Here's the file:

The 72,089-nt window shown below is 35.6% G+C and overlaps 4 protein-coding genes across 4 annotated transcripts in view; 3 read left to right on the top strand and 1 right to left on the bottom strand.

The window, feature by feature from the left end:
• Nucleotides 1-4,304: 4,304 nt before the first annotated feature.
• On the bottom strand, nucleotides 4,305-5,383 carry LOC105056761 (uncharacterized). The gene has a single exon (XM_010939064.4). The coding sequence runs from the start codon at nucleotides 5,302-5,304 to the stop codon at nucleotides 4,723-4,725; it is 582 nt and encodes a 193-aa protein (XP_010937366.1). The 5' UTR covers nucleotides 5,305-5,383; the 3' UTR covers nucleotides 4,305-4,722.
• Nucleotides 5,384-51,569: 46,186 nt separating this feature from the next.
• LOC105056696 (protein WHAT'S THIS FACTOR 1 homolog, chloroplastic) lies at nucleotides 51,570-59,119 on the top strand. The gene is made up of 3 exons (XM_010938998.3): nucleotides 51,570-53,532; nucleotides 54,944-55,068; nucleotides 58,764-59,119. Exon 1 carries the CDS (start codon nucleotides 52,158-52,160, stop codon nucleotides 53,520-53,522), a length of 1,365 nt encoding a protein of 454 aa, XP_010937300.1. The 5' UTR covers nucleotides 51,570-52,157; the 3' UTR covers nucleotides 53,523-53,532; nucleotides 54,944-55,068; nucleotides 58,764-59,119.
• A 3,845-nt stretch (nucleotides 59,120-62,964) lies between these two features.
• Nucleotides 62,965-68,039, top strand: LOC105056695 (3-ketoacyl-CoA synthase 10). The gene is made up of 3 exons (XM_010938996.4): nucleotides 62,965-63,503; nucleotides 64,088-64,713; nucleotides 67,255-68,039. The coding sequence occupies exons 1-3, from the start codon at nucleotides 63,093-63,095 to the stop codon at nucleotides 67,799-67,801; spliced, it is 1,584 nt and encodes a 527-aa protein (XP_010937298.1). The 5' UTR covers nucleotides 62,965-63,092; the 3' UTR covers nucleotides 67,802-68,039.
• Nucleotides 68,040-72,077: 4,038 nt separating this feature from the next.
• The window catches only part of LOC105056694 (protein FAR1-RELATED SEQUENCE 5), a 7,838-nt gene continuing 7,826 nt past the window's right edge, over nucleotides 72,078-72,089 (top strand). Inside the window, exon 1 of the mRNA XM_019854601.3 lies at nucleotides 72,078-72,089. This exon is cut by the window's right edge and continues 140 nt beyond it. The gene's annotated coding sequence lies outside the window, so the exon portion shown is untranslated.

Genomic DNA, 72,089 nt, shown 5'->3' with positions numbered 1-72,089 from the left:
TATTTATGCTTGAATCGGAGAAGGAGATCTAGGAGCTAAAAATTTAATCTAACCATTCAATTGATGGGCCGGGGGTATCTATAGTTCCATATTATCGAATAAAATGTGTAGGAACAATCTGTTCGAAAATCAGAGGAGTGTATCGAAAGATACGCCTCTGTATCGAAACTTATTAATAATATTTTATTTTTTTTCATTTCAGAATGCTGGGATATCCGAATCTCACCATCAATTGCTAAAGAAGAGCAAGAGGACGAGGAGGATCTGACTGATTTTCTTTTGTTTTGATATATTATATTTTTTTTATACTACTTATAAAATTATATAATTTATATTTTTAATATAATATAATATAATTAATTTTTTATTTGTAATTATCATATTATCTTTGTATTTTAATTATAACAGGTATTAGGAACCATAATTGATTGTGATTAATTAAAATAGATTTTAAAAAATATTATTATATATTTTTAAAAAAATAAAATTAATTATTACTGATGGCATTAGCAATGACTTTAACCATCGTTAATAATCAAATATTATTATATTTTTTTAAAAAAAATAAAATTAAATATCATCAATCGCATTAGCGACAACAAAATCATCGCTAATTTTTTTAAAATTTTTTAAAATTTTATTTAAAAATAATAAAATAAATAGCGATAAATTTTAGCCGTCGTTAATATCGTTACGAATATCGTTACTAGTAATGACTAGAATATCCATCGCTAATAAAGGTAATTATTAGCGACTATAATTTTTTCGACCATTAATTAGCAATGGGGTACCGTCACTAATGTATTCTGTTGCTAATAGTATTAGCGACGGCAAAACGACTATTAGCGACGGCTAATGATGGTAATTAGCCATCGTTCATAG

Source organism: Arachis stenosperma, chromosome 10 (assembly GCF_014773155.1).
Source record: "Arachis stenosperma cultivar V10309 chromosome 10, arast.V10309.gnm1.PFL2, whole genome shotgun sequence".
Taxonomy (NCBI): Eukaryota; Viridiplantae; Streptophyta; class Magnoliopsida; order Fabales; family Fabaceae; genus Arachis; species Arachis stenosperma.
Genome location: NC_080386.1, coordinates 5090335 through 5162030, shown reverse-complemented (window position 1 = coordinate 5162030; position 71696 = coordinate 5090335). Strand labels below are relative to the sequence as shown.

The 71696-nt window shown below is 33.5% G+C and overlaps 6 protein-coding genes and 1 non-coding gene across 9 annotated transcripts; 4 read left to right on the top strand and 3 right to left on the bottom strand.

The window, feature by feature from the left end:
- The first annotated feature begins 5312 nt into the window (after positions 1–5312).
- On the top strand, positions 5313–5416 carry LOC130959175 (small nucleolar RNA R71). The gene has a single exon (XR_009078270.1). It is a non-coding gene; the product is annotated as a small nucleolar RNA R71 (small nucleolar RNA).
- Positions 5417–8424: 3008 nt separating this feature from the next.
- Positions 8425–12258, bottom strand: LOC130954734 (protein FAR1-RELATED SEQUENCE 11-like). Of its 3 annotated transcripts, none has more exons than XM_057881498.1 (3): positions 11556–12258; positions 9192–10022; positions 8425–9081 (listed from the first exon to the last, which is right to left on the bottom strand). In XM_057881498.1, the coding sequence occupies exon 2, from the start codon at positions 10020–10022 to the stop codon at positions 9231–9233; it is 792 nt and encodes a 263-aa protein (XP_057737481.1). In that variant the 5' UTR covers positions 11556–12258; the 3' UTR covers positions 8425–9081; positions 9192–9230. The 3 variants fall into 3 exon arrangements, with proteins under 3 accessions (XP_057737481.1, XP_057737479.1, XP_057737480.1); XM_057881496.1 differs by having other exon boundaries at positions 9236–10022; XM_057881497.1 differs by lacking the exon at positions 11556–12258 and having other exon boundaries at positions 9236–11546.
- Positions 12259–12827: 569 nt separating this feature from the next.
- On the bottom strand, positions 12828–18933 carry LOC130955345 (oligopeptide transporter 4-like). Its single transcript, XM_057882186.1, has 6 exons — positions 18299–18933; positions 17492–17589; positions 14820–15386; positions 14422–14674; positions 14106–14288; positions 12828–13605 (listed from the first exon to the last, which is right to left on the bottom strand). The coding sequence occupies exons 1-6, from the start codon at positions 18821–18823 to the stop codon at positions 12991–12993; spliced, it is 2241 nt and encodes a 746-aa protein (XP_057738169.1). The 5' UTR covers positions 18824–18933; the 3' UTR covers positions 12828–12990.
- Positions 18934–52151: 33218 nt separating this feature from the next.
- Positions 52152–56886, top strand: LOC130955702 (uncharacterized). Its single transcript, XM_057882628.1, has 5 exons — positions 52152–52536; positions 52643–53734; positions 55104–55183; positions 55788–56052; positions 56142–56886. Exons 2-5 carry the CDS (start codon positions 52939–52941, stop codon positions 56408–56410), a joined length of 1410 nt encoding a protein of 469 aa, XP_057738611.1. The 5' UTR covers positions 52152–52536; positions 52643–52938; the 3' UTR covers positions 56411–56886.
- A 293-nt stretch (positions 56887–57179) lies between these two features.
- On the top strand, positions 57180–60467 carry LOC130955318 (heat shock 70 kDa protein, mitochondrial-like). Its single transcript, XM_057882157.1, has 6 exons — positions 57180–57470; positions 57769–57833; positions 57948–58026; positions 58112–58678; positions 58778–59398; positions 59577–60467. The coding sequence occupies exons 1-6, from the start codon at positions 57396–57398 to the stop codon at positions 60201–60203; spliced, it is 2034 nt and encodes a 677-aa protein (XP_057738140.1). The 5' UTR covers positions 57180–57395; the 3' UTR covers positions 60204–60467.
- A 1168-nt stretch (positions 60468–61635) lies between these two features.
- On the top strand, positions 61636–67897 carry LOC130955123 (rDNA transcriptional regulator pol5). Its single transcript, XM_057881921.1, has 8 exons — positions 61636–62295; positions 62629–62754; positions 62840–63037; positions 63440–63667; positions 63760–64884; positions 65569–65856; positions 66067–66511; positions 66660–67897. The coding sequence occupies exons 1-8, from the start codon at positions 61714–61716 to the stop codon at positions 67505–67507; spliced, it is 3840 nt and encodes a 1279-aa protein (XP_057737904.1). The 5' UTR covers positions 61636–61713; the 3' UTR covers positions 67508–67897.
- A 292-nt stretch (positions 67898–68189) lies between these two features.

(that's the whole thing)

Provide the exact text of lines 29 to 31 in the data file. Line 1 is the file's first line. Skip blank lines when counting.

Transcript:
- A 1168-nt stretch (positions 60468–61635) lies between these two features.
- On the top strand, positions 61636–67897 carry LOC130955123 (rDNA transcriptional regulator pol5). Its single transcript, XM_057881921.1, has 8 exons — positions 61636–62295; positions 62629–62754; positions 62840–63037; positions 63440–63667; positions 63760–64884; positions 65569–65856; positions 66067–66511; positions 66660–67897. The coding sequence occupies exons 1-8, from the start codon at positions 61714–61716 to the stop codon at positions 67505–67507; spliced, it is 3840 nt and encodes a 1279-aa protein (XP_057737904.1). The 5' UTR covers positions 61636–61713; the 3' UTR covers positions 67508–67897.
- A 292-nt stretch (positions 67898–68189) lies between these two features.